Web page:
In a word, no. Hair is dead. Once it pops out the top of your head there’s nothing you can do to actually improve the health of your hair, you can only improve the appearance. You can coat it in good stuff, create an illusion of shine, volumise it, fiddle with it and style it within an inch of its life, but effectively it’s as dead as a dodo. When shopping for products be very careful because there are certain legalities around what you can and can’t say – when I was working in NPD at a professional hair care brand I spend my life putting the word ‘help’ in front of every sentence that came out of the PR department! You can help prevent breakage or damage to hair by coating it or using products full of strengthening ingredients, but on the whole a lot of the campaigns I see on a daily basis are somewhat misleading – be careful what you believe.

This is a start to the discussion around haircare, skincare and whatever else you want to know. I’m more than happy to answer questions or follow up on this post with future ones, depending on what you’re burning to ask! Just add a question in the comments section below and I’ll be back with my science hat on shortly…



  1. Katy
    February 13, 2012 / 1:08 pm

    What a fab post, totally clear & easy to understand, something which is generally lacking elsewhere. I have a sensitive very dry scalp & really struggle to find a decent shampoo. This post will definitely make it easier. Thank you!

  2. sugarpuffish
    February 13, 2012 / 2:41 pm

    Every product I use on my body & face is natural & free from SLS, parabens, petrochemicals but the one area I struggle with is haircare. I've tried them all high street, salon and handmade. I find SLS free shampoos dry out my hair, I follow with conditioners but I just can't make it work for me. Do you have any ideas why this happens?

  3. Hollie
    February 13, 2012 / 3:31 pm

    loved reading this post. My mum is a hairdresser and she gets so frustrated with constantly having to tell people that no products can't actively repair hair follicles!Hollie

  4. RuBee
    February 13, 2012 / 4:52 pm

    This is a great post. I've been wanting to know answers to questions like these for some time and you explained it all so well. Thank you x

  5. Maya
    February 13, 2012 / 5:17 pm

    Very clear and informative stuff…Thank you very much!

  6. Emily Jayne
    February 13, 2012 / 5:51 pm

    Thanks for this – it's really interesting and informative.The other reason that I've been told to avoid silicone products is that high-heat styling tools such as GHDs can actually irreparibly bond the silicone to the hair shaft, making it look dull and 'synthetic looking' over time. Is this true?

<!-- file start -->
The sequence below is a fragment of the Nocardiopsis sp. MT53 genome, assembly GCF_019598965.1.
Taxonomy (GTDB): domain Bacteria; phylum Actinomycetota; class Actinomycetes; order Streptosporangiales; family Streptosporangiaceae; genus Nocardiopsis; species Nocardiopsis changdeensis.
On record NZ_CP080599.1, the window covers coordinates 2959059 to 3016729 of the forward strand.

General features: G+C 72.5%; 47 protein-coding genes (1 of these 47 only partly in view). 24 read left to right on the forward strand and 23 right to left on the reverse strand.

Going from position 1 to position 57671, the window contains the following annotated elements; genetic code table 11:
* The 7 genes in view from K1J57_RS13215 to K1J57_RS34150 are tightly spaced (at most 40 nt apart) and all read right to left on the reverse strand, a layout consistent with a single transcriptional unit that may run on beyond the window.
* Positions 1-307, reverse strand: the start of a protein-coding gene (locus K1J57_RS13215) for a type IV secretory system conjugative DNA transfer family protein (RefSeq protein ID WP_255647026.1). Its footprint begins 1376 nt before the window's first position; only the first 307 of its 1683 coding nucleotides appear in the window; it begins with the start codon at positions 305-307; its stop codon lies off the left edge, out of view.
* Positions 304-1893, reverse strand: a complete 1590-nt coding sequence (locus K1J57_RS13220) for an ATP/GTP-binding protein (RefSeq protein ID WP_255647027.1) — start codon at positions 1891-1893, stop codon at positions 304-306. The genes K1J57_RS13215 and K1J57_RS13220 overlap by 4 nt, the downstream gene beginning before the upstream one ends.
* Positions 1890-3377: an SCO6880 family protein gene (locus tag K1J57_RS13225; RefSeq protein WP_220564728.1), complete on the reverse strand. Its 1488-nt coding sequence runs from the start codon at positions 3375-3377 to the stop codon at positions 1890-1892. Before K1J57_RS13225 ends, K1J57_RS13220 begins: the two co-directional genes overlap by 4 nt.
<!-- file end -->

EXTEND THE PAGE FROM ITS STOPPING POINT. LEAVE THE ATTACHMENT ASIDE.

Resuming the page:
7. Make Up By Sarah Leanne
    February 13, 2012 / 7:42 pm

    Great blog post! 🙂 didn't know any of that before! Thank you 🙂 xxx

  8. Amy-louise
    February 14, 2012 / 4:25 pm

    Restorative products can temporarily fill gaps in the cuticle layer of the hair which helps to protect the cortex where the moisture is held. But damage is irreversable 🙁 damn you heat & chemical damage! X

  9. liloo
    February 15, 2012 / 9:50 pm

    I officially love you. Loved every bit of that post, loved loved loved. So much stuff I didn't know and you explained it all in a friendly (and humourous) language too. 'party like a foam party in ibiza' -> bwhahahaahahahahaha :)your tweets from before and now this post has encouraged me more than ever to detox my hair once a month. (I only wash my hair twice a week)As a follow up, anything you would be ready to write about heat damage and hair colour, especially the myths around it, would be absolutely awesome. things like:- can a shampoo really HELP slow the fading of a colour. If not, what can help- this business of washing your hair with just conditioner or something, is that any good?- 5 biggest crimes you are doing to your hair and that you didn't even know- do I need to use a heat protectant if i only use my straightening irons once every 3 months- what's the best form of heat protectant, how to use it? won't too much make the hair greasy and get dirty quickly- what's a normal amount of hair to lose a day? – are we damaging our hair if we rinse it with too much water pressure?- what about this myth of cutting on the full moon to make it grow quicker?- ammonia: is that the same thing as peroxide? – is it true hairdressers would refuse to colour your hair if it's been exposed/treated/coloured with henna before?ok, that's it for now, lol xxliloo/@tsunimee